Common Sense Alliance not going to court
One of the valley’s most active political organizations will not face a legal challenge of its campaign tactics in last fall’s election.
Public Counsel of the Rockies attorney Karin Gustafson said Thursday that her organization has no plans to sue the Common Sense Alliance for alleged violations of the state’s election laws. The decision, made yesterday, means that only one of three potential lawsuits identified by Public Counsel last year will actually be pursued.
Earlier this year, Public Counsel dropped a complaint against the Pitkin County Builder’s Coalition for failing to file campaign spending reports during last summer’s recall election.
The Aspen-based public interest law firm is, however, pursuing a case against the Committee to Recall Mick Ireland.
“My guess is that the Common Sense Alliance is more in compliance with the Fair Campaign Practices Act than any other political organization in the state, because they’ve been watched so closely,” said Ed Ramey, Common Sense Alliance’s attorney.
Public Counsel threatened for months to file a complaint against the Common Sense Alliance because of its steadfast refusal to name the people who fund its election activities.
Public Counsel’s gripe centered around the alliance’s opposition to two transportation questions on the November ballot. The alliance, based in Redstone, set up two subcommittees, Common Sense Against the RTA and Common Sense Against the Bond, and then donated money to both organizations from its general fund.
When those subcommittees filed their campaign finance disclosure forms, the donations were reported as coming from the Common Sense Alliance. There was no hint as to who had made the initial contribution.
Gustafson says she still believes that method of financing a campaign violates the reporting rules of the Fair Campaign Practices Act. The act requires campaign committees to identify the source of their funds and how they spend the money. The subcommittees, in Gustafson’s view, were simply a way for donors to the campaign to remain anonymous.
But the Common Sense Alliance isn’t a campaign committee in the traditional sense. Under state law, it’s considered an issues committee with a broader purpose than a campaign committee that works to promote or oppose a single candidate or ballot question. The Common Sense Alliance’s decision to set up the subcommittees was based on an interpretation by the Colorado secretary of state’s office of recent amendments to the election law and their impact on issue committees.
In a four-page letter written last summer, Deputy Secretary of State Bill Hobb said the law could be interpreted as to allow the Common Sense Alliance to set up separate campaign committees and then make donations to those committees without revealing the initial source of the funds.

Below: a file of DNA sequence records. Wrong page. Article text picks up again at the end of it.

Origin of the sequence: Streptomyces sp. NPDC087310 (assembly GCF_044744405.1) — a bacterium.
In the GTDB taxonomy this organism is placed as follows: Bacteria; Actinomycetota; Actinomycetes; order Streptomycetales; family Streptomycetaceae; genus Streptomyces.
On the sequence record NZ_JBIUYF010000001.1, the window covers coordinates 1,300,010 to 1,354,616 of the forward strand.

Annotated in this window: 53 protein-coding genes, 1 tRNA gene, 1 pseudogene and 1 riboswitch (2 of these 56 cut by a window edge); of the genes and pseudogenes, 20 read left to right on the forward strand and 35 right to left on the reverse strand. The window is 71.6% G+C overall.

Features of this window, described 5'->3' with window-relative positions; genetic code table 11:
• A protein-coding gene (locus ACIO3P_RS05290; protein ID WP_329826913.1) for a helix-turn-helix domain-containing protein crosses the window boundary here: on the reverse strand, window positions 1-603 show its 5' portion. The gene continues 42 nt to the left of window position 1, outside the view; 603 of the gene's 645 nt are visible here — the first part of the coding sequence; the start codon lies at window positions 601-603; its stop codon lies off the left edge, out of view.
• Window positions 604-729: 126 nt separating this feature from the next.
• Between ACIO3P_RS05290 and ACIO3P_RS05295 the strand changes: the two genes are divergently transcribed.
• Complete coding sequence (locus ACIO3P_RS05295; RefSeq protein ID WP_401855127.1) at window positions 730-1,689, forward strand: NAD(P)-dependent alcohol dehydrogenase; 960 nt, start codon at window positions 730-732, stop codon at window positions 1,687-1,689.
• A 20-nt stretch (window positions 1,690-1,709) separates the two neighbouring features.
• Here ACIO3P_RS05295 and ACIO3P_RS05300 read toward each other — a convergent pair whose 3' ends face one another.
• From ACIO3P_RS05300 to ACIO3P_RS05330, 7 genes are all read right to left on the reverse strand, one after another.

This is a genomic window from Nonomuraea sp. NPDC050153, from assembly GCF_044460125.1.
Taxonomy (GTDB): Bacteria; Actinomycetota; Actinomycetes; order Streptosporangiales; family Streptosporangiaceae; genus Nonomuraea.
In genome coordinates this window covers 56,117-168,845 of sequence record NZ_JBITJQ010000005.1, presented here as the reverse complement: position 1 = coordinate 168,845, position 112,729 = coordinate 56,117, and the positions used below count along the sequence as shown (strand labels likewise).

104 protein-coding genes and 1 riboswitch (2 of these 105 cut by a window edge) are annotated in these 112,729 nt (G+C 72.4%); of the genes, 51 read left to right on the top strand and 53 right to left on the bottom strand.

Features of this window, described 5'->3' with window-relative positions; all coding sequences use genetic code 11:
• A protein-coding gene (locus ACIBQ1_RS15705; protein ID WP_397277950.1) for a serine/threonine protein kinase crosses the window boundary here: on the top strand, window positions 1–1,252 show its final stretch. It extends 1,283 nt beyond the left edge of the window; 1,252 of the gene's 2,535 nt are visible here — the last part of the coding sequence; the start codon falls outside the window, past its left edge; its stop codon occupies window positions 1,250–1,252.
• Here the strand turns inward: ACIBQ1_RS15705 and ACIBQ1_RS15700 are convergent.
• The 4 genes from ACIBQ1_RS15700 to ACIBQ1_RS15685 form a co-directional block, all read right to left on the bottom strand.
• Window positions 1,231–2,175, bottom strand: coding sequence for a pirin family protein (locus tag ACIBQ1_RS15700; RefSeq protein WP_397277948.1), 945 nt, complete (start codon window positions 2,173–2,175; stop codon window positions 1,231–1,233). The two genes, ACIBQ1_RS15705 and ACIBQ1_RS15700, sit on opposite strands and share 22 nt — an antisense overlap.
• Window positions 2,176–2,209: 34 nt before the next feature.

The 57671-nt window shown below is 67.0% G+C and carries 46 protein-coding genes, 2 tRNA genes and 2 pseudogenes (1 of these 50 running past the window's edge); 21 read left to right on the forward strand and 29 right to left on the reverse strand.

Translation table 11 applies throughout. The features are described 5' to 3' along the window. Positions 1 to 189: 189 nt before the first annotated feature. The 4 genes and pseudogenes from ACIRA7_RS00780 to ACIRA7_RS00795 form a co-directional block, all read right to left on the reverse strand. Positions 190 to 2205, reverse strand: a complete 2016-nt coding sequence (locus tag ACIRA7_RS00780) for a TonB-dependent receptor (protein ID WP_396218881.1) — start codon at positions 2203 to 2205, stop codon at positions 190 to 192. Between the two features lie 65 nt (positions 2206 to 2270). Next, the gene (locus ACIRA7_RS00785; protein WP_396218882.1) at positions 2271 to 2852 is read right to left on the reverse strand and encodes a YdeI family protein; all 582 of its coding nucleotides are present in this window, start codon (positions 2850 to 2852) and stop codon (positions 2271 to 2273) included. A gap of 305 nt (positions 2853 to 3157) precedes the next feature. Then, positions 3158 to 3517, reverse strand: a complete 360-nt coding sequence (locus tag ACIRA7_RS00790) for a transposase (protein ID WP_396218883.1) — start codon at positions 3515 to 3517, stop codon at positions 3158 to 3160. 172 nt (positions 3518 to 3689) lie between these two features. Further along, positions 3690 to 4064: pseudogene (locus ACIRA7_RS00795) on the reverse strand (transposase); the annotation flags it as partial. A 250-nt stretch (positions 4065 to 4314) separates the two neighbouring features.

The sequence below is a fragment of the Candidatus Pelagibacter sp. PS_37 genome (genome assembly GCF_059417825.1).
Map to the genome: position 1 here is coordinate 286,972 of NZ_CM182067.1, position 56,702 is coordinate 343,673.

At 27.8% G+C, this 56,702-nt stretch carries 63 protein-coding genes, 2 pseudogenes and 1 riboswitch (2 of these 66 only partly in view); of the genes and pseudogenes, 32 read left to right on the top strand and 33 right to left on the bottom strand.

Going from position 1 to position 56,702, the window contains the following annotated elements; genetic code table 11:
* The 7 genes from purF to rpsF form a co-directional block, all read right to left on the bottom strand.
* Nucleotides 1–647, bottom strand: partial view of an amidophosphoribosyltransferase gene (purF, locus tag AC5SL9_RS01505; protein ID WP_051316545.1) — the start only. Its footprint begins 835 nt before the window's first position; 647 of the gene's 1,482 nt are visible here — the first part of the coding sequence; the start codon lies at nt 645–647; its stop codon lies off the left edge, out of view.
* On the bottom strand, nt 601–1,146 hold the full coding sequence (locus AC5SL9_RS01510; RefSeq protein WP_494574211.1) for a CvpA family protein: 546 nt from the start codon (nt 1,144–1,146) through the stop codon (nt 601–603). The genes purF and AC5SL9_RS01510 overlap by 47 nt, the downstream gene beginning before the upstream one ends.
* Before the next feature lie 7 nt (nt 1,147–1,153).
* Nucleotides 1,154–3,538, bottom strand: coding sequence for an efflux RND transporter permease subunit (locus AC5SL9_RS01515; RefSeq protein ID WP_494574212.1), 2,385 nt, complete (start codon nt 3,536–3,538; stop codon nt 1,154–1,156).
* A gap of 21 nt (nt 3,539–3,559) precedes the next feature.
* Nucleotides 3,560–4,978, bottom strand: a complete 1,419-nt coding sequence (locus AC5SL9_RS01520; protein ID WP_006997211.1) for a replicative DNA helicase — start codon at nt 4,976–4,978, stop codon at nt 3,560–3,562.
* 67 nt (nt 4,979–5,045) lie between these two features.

Gustafson said she believes Hobb’s opinion is better suited to organizations like the National Association for the Advancement of Colored People or the Sierra Club. Those groups have large general funds that are spent in a variety of ways on both national and regional issues. She doesn’t think it applies to organizations like the Common Sense Alliance, which are local in their orientations and really only active during election campaigns.
“If the board of one of those large organizations decides to spend money from its general fund on an election issue in Pitkin County, how do you report that?” Gustafson wondered. “There may well be a situation where an individual donates to the general fund but does not want to be associated with a specific political campaign.”
But Gustafson said that after several months of reviewing the record, it appeared Common Sense Alliance was in compliance with the Hobb opinion.
“Common Sense Alliance made it clear that any adverse ruling by an administrative law judge would be appealed, all the way to the state Supreme Court,” Gustafson said. “They’ve certainly shown their propensity to litigate these matters in the past, spending thousands of dollars in attorney fees if necessary.”
Rather than take the issue before an administrative law judge, Gustafson said Public Counsel of the Rockies is going to pursue legislative remedies to prevent the same thing from happening in the future.
“Our goal is to develop legislation that has clear and explicit disclosure provisions that do not conflict with First Amendment concerns about association and free speech,” she said.
Both questions opposed by the Common Sense Alliance, one asking Pitkin County voters for permission to borrow $10.2 million for transit spending and another asking voters throughout the valley to support a regional transit system, passed.
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Posted: Friday, March 2, 2001
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